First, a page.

anansi boys: a review

Anansi Boys Anansi Boys by Neil Gaiman

My review

rating: 5 of 5 stars
I always get a little apprehensive about reading books that are continuations of other books (or spinoffs, in this case), especially those books that I thoroughly enjoyed. They usually end up disappointing me; however, this book was an exception. I'd recommend this book to anyone who likes a good fantasy story, even if you haven't read American Gods first. If you have read and enjoyed AG, then this is a must-read. Although it had a lot of similarities to the first novel, it was different enough to keep it from feeling the same.

Neil Gaiman does what he does best: tells a fantasy story well enough to almost make you believe it's happened. He takes any need for explanation and leaves in the wonder. When a character takes our hero, Fat Charlie to another dimension, the only explanation is, just take my hand. We didn't wonder how Peter Pan flew and I didn't worry about the magic and wonder here either. I love the little details, the quirky things that he adds to stories that don't make a difference to the plot but make you giggle a little. He's probably one of the few authors who can actually make me laugh out loud, especially embarrassing since I read most of this on the bus.

Fat Charlie is in fact, not fat. It was a nickname his father gave to him when he was a chubby child and it stuck like glue. Charlie finds out his father has died in Florida. So, on the heels of his engagement, Charlie heads to Florida for his father's funeral. Charlie no doubt hopes his Dad's death, which occurred while singing a song in a Karaoke bar, will put an end to his own state of perpetual embarrassment. That is the closure he seeks. But the old ladies who made up his Dad's circle (Harem) of friends tell Fat Charlie that his father was something of a little (g) god. In fact he was the West African Trickster Spider god Anansi. They also tell Charlie he has a brother. Charlie will have none of this nonsense and returns to England. Charlie does have a brother, Spider who is a chip off the old trickster block. Charlie is soon drawn into the parallel world inhabited by Spider, a world of small gods and vengeful animals. A whole new universe of characters and his (and our) ability to distinguish between fact and fantasy grows increasingly thin.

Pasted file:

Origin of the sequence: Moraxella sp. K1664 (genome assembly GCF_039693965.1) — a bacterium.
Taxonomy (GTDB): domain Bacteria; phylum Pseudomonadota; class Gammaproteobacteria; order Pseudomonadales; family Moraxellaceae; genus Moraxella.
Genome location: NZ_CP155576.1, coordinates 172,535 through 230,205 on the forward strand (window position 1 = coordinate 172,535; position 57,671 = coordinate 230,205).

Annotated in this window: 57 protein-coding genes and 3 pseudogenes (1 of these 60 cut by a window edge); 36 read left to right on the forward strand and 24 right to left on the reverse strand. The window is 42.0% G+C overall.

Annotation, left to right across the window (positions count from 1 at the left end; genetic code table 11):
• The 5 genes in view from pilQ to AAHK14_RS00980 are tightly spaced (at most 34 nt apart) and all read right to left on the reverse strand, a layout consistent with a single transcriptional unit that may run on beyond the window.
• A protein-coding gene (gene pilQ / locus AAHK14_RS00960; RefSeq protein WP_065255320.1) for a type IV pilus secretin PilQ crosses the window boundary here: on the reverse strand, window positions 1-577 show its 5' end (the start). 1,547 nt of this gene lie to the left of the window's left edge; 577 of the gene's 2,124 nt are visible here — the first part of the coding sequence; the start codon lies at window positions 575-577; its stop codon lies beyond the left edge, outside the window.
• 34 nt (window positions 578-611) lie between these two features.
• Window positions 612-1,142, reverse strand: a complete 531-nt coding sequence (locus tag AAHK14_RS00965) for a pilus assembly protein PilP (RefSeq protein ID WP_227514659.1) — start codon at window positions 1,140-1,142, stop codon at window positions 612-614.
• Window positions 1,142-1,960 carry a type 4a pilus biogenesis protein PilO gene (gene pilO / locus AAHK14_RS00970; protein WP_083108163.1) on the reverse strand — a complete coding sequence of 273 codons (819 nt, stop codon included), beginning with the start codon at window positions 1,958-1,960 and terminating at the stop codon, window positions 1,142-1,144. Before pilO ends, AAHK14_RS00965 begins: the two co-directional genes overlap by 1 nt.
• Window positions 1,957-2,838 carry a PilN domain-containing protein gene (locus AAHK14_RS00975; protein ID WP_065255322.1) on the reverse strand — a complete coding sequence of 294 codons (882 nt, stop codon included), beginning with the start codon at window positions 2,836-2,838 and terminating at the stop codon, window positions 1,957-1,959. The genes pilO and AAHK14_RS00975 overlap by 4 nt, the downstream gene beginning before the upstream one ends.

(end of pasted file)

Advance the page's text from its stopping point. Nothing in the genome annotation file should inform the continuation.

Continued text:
Perhaps it's that I've tricked myself into expecting something different from Gaiman. I've read too many of his more disturbing short stories, too many Sandmans. In a Neil Gaiman story, nothing is ever really all right. His characters straddle the place between light and darkness, often by choice, to protect the rest of us. That, perhaps, is what makes the humor of Anansi Boys so startling: it seems inappropriate, somehow, like a drunken old uncle laughing during a funeral, then tossing a rubber duck down the hole with his shovelfuls of dirt.

Like one of those relatives at a funeral who isn't the drunken old uncle, I didn't laugh at first when the novel was funny. I saw it, I knew it was funny-- gut-achingly funny-- but I didn't laugh. It's one of those cringe-worthy things. It's why I couldn't get into The Office until I was lent Season One DVD's. Instead I read on, gravely, worrying for poor Fat Charlie; somewhere along the way, I lightened up and began to laugh, sometimes on the bus, sometimes in the cafeteria at work. It is amazing how much I found myself caring for Charlie and the things that happen to him.

It's ultimately a story that straddles a grey place. (I think it deserves the British spelling for reasons you'll understand when you read it.) Anansi is a trickster, a force of nature and so is Gaiman in this book, he straddles the dangerous places in between, in order that we might cross them ourselves.

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